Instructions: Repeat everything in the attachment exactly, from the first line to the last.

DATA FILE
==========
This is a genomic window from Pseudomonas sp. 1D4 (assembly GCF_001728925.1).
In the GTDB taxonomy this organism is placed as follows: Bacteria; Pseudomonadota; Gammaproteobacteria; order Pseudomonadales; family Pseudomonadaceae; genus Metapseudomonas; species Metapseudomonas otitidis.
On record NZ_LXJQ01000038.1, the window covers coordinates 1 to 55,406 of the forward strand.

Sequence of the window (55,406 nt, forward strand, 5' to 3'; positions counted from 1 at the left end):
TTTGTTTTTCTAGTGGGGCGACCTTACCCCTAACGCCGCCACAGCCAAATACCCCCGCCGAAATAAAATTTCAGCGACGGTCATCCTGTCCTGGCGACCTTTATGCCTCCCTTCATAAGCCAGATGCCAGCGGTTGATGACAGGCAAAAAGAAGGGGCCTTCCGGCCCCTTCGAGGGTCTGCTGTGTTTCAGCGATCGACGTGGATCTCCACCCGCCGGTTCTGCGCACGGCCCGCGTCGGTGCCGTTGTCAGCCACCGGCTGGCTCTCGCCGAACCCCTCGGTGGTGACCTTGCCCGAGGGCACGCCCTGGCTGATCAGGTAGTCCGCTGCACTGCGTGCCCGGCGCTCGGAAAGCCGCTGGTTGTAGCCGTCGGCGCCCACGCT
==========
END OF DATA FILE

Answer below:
This is a genomic window from Pseudomonas sp. 1D4 (assembly GCF_001728925.1).
In the GTDB taxonomy this organism is placed as follows: Bacteria; Pseudomonadota; Gammaproteobacteria; order Pseudomonadales; family Pseudomonadaceae; genus Metapseudomonas; species Metapseudomonas otitidis.
On record NZ_LXJQ01000038.1, the window covers coordinates 1 to 55,406 of the forward strand.

Sequence of the window (55,406 nt, forward strand, 5' to 3'; positions counted from 1 at the left end):
TTTGTTTTTCTAGTGGGGCGACCTTACCCCTAACGCCGCCACAGCCAAATACCCCCGCCGAAATAAAATTTCAGCGACGGTCATCCTGTCCTGGCGACCTTTATGCCTCCCTTCATAAGCCAGATGCCAGCGGTTGATGACAGGCAAAAAGAAGGGGCCTTCCGGCCCCTTCGAGGGTCTGCTGTGTTTCAGCGATCGACGTGGATCTCCACCCGCCGGTTCTGCGCACGGCCCGCGTCGGTGCCGTTGTCAGCCACCGGCTGGCTCTCGCCGAACCCCTCGGTGGTGACCTTGCCCGAGGGCACGCCCTGGCTGATCAGGTAGTCCGCTGCACTGCGTGCCCGGCGCTCGGAAAGCCGCTGGTTGTAGCCGTCGGCGCCCACGCT